- Central Government including departments (including their agents and agencies)
- All Non-Departmental Public Bodies
- National Health Service bodies
- Trading funds
The guidance states that the following are not covered by the guidance:
- Local government
- Intelligence Agencies
- Financial and non-financial public corporations
- Parliamentary bodies
- Devolved administrations
What happens if public sector bodies don't comply?
The publication requirements are currently not legally binding. The Transparency Guidance Notes are just that - guidance notes. They merely provide guidance on commitments made by the PM in his letter of 29 May 2010.
It remains to be seen whether the new publication requirements become enshrined into legislation.
Transparency Guidance Notes - the highlights
The Transparency Guidance Notes have now clarified certain requirements which apply to publication of tender documents and ICT contracts by Central Government bodies. The following overview highlights some of the key clarifications.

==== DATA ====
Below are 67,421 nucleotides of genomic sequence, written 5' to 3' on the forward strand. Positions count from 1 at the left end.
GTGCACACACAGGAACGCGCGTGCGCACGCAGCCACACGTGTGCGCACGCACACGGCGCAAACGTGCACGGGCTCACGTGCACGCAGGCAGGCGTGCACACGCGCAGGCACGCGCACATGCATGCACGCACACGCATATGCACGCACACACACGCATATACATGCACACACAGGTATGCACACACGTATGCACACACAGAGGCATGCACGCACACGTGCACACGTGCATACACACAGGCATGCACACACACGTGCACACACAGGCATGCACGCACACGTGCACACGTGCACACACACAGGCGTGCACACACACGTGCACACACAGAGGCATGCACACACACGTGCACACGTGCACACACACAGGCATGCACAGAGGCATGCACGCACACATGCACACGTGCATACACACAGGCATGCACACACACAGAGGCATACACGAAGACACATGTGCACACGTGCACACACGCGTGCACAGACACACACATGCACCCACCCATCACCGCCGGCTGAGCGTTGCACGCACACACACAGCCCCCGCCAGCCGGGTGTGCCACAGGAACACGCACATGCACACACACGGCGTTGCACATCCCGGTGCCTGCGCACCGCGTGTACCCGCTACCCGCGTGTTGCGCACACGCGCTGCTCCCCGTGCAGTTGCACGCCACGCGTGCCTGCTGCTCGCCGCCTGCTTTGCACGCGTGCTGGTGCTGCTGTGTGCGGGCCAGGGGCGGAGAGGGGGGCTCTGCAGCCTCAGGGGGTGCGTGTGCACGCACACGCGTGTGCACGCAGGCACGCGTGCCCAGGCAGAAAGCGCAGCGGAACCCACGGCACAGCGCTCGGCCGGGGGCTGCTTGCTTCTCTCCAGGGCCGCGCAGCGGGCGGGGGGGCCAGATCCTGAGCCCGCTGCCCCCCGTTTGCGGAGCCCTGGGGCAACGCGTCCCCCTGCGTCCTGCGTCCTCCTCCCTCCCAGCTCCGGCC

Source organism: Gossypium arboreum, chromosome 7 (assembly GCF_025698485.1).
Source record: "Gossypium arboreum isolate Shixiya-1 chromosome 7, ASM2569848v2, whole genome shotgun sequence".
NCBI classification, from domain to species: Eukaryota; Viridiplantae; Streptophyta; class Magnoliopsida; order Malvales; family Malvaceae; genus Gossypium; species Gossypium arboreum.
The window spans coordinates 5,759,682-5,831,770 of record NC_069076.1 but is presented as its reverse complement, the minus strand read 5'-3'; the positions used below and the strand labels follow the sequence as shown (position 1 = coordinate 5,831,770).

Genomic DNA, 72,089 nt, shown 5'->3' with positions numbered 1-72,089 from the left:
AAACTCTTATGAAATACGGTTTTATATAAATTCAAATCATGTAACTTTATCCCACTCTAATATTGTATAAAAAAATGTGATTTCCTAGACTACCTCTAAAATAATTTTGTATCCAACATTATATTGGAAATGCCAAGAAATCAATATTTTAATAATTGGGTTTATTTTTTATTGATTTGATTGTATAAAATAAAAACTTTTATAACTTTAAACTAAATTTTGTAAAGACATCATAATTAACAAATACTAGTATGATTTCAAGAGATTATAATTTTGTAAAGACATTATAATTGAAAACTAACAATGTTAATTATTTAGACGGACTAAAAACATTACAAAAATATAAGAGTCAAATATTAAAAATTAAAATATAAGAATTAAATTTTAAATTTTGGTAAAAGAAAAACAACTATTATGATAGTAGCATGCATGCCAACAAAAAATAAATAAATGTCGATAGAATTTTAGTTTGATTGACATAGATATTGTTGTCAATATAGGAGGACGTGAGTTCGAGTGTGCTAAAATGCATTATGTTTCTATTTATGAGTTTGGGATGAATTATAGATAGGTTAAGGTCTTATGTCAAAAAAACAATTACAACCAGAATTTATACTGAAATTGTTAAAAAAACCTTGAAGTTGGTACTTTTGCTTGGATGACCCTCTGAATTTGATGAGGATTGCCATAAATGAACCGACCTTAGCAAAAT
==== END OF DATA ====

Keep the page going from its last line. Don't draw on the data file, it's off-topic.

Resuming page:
Transparency Guidance Notes - Common Denominators
For both central government ICT contacts and for central government tender documents:
- The requirements apply even if the contracts/documents are issued overseas
- Although not required, a Central Government body may at its discretion publish tender documents and ICT contracts which fall below the £10,000 threshold
- The £10,000 limit is net of recoverable VAT where VAT can be separated out
Transparency Guidance Note - ICT contracts
The new publication requirements have applied since July 2010 to new central government ICT contracts with a value of £10,000 or more.
What is an 'ICT' contract?
An ICT contract will include any contract:
- which is for ICT goods or services; and/or
- where ICT is a key element of the project (being more than 40% or the requirement or contract value); and/or
- which is for an ICT enabled business change project.
Sub-contracts will not be caught.
What is a 'new' contract?
"New contracts" refer to contracts not finalised as at 1 July 2010. The Transparency Guidance Note for ICT contracts states that contracts which had reached an advanced stage, but were not yet finalised by that date should be published if possible. However, a review will be needed of whether the ICT contract contains consent from the supplier to publish the contract. If not, and the supplier is not willing to provide consent, the guidance states that consideration should be given to whether there is a need to re-tender.